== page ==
But more than all of that, it was hard to get anyone invested in their characters. The assumption in DCC is that if you take a 0 level character and have them survive over time, you are invested in that poor guy that managed to survive against all odds. That did indeed work for a couple of characters that did survive. About half of the party was constantly dying, then killing one another, then not really care much about their characters.
I also made another huge mistake that I think did the opposite of what I wanted. I allowed the players to bank their XP so that they could level up another character if their current character died. The problem with this is that randomly generated characters that didn’t look that good didn’t get any XP spent on them, and died at really bad times in the campaign, causing us to have absolutely silly moments when another character had to show up to replace the dead PC.
So, in conclusion, the game was a fun gonzo old school fantasy roleplaying experience. I like the system. Pretty much everyone liked the system. The campaign issues were from my expectations and how I presented the setting, and largely in my special rules that kind of played with the random nature of the game. However, at its base, DCC does expect that you will eventually form a bond with a character that might have been hapless at one time. It makes for some crazy sessions, but it can work a bit against long term character development and story.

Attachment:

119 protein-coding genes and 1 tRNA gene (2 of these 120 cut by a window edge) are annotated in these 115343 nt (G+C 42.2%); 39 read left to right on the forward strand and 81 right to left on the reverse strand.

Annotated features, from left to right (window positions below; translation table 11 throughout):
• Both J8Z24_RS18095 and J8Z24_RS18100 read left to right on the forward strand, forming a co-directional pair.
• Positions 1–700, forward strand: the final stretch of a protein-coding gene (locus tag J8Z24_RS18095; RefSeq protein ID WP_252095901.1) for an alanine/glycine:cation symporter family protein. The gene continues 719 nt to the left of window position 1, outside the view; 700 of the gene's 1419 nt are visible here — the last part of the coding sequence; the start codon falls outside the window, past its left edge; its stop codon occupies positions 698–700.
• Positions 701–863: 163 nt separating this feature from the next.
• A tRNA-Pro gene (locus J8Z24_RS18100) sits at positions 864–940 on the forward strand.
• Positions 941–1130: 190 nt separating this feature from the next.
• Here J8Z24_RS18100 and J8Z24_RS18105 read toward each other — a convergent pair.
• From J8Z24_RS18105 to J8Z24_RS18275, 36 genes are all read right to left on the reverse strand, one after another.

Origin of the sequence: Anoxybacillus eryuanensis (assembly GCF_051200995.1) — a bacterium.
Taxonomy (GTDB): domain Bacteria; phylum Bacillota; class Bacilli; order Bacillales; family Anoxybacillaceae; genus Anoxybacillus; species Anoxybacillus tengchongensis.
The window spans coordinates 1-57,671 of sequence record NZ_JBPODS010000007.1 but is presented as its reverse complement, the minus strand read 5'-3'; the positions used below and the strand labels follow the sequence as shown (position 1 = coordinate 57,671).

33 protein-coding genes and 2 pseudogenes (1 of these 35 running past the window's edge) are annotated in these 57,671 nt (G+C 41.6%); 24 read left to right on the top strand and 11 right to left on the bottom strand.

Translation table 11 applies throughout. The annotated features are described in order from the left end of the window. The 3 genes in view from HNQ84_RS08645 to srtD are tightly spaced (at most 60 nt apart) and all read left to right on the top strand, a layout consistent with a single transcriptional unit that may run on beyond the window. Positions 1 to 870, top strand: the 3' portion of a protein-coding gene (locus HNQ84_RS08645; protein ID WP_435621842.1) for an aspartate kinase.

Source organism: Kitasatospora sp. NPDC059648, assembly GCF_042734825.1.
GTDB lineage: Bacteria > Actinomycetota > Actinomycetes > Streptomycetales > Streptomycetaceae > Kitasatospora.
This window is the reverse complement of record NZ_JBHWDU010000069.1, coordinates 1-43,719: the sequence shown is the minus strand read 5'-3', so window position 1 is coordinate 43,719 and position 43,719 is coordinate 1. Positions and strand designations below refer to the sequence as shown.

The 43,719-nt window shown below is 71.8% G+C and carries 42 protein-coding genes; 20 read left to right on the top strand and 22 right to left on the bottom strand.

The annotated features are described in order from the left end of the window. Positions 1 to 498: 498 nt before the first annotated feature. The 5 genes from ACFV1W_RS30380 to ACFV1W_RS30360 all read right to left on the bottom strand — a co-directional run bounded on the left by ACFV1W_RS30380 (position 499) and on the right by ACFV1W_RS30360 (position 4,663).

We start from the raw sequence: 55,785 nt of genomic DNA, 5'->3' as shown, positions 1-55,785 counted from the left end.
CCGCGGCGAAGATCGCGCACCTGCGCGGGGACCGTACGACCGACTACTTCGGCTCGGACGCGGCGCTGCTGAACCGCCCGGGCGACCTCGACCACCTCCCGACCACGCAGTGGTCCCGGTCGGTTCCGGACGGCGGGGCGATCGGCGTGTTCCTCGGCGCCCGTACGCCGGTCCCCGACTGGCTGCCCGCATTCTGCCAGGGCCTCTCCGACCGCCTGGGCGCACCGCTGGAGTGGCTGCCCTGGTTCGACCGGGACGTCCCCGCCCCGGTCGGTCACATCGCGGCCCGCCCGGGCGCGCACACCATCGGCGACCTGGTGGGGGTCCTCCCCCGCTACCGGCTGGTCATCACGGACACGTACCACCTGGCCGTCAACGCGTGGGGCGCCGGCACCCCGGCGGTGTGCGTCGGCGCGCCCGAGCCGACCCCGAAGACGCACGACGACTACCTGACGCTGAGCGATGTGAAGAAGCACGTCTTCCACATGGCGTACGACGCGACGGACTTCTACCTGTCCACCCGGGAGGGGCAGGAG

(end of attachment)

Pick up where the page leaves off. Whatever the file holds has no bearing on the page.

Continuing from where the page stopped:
What would I do if I did it again?
I still have a desire to create a Conan/Fafhrd and Mouser/Elric toned game with DCC. There is a lot to like in the game. But since I started running the game there have been some third party supplements that have come out. Normally, I wouldn’t lean this heavily on ripping bits and pieces from third party supplements, but for an old school game like DCC, it almost feels right.
What would I add? I’d take some rules from Tales from the Fallen Empire and Transylvanian Adventures. There are some great ideas in them, but I don’t want to adopt either one completely. Let’s see what organs I’d pull out of them, then, eh?